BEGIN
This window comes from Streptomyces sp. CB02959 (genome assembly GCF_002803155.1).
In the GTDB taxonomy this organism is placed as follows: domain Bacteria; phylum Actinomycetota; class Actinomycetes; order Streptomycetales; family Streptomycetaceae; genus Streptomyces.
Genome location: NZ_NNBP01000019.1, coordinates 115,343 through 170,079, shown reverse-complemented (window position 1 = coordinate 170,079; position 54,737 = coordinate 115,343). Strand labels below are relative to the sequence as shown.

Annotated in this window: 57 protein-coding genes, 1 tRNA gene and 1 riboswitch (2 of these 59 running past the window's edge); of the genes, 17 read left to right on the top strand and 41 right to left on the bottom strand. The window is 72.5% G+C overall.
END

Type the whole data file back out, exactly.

This window comes from Streptomyces sp. CB02959 (genome assembly GCF_002803155.1).
In the GTDB taxonomy this organism is placed as follows: domain Bacteria; phylum Actinomycetota; class Actinomycetes; order Streptomycetales; family Streptomycetaceae; genus Streptomyces.
Genome location: NZ_NNBP01000019.1, coordinates 115,343 through 170,079, shown reverse-complemented (window position 1 = coordinate 170,079; position 54,737 = coordinate 115,343). Strand labels below are relative to the sequence as shown.

Annotated in this window: 57 protein-coding genes, 1 tRNA gene and 1 riboswitch (2 of these 59 running past the window's edge); of the genes, 17 read left to right on the top strand and 41 right to left on the bottom strand. The window is 72.5% G+C overall.